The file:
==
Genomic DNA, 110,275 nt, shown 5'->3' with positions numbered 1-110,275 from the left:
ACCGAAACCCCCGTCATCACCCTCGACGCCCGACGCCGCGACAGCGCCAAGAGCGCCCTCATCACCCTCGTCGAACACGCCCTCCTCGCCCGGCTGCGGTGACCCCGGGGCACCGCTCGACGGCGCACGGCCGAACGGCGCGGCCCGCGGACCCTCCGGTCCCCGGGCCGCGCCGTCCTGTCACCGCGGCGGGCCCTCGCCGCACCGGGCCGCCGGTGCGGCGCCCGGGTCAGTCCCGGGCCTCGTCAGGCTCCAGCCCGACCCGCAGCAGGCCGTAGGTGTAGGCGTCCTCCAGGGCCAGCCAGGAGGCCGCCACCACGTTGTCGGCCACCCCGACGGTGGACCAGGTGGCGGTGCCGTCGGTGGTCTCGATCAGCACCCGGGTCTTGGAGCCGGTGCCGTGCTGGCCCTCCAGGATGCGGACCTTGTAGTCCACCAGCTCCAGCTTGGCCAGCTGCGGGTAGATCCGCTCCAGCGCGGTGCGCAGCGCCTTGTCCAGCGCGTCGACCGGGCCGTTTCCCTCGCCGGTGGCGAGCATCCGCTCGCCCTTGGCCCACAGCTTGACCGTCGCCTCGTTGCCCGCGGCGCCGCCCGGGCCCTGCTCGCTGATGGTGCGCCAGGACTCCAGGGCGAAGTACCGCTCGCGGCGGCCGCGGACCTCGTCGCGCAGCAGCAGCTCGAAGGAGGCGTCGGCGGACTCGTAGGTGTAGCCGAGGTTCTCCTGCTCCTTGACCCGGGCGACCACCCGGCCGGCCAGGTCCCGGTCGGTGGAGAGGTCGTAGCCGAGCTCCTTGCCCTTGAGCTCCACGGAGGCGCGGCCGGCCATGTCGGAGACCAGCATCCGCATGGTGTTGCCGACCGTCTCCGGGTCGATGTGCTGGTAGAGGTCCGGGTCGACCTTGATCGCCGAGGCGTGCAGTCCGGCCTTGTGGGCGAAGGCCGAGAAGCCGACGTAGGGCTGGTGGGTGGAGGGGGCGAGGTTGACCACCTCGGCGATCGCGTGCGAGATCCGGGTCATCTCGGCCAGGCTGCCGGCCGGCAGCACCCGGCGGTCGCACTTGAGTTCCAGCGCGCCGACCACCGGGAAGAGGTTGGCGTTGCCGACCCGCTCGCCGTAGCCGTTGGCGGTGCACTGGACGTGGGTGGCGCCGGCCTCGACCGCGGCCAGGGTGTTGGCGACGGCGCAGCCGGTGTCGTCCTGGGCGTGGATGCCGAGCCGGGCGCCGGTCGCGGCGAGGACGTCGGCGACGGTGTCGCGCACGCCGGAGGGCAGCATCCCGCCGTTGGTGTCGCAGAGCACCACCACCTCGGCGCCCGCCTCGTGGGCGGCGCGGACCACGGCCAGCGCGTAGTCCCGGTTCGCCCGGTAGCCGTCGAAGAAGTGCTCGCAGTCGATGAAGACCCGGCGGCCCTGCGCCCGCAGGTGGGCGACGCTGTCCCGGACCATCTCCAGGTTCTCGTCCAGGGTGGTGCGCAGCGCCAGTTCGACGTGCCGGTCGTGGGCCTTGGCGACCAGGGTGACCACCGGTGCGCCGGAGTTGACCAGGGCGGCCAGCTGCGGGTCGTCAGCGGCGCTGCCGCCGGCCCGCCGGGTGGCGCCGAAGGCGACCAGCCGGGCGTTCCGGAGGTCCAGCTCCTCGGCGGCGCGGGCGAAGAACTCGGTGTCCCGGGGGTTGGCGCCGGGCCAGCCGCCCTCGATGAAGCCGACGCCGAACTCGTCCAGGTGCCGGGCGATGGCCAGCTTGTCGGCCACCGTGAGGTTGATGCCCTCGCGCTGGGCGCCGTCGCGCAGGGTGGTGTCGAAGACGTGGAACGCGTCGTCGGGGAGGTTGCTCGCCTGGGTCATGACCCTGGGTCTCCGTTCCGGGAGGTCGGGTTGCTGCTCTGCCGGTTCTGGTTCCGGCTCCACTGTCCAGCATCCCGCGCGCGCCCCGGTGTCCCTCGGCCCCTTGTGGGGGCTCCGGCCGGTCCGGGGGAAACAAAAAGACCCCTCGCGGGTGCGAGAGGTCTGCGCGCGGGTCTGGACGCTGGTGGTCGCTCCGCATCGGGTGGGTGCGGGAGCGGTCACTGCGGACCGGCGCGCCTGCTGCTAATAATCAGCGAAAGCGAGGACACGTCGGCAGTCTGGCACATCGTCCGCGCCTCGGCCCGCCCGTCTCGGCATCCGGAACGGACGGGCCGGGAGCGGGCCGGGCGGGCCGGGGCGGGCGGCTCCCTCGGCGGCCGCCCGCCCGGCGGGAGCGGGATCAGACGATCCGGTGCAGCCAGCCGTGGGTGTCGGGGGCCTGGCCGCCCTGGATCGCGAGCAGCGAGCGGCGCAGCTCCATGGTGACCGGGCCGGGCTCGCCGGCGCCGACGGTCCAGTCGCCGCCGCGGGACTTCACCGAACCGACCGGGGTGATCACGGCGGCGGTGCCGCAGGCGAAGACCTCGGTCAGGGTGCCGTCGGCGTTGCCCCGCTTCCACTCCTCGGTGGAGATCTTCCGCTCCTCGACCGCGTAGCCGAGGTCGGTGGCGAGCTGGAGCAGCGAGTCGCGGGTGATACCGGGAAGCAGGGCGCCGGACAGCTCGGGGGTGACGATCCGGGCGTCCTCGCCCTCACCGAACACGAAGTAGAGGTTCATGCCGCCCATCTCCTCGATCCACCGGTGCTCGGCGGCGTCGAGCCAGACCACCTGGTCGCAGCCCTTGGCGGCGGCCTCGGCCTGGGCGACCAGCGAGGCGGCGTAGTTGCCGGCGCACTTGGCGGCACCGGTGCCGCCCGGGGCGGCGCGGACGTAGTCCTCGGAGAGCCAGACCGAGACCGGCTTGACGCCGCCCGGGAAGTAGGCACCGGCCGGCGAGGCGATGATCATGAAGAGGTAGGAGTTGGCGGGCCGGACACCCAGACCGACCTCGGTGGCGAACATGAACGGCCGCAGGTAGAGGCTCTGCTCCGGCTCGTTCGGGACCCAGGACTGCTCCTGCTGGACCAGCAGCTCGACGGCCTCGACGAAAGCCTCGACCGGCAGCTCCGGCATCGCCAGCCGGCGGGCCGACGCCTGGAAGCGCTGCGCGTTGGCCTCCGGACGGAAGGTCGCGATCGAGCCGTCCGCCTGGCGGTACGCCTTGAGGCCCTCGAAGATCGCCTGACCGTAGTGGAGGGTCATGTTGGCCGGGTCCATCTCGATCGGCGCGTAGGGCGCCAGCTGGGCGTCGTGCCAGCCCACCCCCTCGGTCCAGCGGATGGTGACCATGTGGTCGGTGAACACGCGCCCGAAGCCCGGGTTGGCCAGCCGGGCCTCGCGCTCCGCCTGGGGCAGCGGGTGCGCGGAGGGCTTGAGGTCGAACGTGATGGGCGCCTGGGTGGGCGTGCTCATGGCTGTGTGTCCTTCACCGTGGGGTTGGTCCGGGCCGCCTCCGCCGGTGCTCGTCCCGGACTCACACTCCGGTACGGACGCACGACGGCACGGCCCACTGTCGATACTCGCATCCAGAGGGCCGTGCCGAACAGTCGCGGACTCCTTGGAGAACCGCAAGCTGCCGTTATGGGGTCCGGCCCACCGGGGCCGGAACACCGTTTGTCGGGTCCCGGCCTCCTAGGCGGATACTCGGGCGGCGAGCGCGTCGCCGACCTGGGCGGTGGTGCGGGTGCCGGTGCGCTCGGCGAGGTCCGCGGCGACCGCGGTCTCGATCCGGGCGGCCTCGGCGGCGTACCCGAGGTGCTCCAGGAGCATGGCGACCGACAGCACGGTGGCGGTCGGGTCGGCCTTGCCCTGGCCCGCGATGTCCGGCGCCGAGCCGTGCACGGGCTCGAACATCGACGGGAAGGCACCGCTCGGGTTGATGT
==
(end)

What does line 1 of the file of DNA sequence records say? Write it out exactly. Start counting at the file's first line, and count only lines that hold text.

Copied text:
Genomic DNA, 110,275 nt, shown 5'->3' with positions numbered 1-110,275 from the left: